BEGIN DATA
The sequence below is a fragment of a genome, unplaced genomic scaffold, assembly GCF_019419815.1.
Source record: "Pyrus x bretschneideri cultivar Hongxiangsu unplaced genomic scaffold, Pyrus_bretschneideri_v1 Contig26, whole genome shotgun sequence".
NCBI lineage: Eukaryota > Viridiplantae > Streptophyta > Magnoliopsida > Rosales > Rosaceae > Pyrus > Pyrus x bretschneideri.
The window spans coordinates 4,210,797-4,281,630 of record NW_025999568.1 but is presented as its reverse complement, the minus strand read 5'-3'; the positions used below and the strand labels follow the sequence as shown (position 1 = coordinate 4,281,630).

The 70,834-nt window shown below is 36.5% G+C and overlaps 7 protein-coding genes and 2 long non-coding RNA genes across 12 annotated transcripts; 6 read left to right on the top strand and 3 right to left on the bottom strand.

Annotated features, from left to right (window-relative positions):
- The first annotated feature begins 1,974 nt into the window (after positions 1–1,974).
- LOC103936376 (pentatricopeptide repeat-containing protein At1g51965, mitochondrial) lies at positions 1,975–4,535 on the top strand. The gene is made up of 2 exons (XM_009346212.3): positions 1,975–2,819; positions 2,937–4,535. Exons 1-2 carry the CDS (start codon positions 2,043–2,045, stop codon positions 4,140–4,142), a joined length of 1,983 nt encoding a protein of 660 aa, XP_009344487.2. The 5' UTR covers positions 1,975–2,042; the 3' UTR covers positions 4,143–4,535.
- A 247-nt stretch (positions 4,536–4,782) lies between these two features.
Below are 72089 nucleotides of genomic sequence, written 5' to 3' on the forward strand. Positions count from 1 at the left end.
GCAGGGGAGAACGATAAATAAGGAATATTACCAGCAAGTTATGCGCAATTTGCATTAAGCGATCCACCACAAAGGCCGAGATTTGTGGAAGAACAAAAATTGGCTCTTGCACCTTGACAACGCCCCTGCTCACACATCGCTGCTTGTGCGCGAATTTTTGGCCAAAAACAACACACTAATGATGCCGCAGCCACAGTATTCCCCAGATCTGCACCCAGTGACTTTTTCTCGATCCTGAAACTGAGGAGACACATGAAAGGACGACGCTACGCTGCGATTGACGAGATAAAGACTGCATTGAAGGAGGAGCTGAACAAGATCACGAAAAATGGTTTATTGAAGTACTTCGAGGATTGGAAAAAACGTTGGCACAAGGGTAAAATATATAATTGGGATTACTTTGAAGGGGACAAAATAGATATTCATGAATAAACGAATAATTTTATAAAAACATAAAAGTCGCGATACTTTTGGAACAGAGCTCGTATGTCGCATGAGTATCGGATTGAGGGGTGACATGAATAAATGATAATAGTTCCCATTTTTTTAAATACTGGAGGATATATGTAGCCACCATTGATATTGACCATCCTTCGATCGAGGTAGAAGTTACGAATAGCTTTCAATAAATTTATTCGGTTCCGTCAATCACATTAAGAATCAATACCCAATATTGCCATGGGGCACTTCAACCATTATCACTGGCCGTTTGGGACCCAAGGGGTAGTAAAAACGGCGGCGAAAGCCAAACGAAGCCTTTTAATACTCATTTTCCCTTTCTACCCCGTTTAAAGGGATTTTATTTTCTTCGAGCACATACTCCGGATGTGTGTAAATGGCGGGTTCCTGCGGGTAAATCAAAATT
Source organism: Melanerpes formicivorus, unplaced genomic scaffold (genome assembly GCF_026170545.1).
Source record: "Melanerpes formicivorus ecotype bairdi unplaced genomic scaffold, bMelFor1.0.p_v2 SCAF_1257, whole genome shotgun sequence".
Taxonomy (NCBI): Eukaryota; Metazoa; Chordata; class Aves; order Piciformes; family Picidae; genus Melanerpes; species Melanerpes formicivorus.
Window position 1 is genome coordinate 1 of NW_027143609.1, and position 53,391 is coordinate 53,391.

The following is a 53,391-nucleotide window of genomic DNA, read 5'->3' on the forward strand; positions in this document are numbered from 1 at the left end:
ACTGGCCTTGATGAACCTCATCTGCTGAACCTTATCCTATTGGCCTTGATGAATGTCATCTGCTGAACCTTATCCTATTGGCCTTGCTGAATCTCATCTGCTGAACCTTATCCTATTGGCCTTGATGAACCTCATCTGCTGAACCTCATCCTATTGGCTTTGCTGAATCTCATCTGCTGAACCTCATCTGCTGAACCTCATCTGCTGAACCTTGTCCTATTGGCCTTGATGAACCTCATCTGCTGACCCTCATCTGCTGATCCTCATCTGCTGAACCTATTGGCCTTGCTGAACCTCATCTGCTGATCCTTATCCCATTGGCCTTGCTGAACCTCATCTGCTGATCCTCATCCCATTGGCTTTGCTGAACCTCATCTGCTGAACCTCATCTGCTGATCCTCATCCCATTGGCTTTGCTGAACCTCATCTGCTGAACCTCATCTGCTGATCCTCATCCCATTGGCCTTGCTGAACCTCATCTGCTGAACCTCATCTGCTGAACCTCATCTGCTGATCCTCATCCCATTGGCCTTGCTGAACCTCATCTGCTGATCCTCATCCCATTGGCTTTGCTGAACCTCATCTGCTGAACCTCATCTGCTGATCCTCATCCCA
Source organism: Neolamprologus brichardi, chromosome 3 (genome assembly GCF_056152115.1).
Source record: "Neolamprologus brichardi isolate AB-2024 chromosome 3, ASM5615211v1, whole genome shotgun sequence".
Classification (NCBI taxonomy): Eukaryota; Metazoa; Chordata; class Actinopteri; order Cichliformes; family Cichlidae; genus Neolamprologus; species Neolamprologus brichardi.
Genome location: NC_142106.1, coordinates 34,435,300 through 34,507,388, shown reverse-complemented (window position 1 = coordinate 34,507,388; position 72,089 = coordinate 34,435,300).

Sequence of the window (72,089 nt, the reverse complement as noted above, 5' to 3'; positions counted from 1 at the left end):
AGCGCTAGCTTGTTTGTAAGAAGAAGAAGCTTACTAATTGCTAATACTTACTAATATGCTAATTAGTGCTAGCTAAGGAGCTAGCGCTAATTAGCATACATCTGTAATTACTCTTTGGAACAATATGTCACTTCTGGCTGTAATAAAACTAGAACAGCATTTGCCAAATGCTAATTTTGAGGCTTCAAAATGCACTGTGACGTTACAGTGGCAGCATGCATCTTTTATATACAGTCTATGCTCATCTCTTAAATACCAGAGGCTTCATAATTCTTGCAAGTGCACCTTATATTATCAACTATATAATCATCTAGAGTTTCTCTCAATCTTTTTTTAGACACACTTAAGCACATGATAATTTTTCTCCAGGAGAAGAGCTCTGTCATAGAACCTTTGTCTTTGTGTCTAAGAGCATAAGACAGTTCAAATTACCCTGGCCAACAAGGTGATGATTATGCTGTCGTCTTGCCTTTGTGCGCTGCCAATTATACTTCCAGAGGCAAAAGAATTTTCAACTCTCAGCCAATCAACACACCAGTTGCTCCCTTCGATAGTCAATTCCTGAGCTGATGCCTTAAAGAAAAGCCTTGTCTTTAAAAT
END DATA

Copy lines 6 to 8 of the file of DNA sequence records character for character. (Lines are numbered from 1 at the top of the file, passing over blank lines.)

Annotated features, from left to right (window-relative positions):
- The first annotated feature begins 1,974 nt into the window (after positions 1–1,974).
- LOC103936376 (pentatricopeptide repeat-containing protein At1g51965, mitochondrial) lies at positions 1,975–4,535 on the top strand. The gene is made up of 2 exons (XM_009346212.3): positions 1,975–2,819; positions 2,937–4,535. Exons 1-2 carry the CDS (start codon positions 2,043–2,045, stop codon positions 4,140–4,142), a joined length of 1,983 nt encoding a protein of 660 aa, XP_009344487.2. The 5' UTR covers positions 1,975–2,042; the 3' UTR covers positions 4,143–4,535.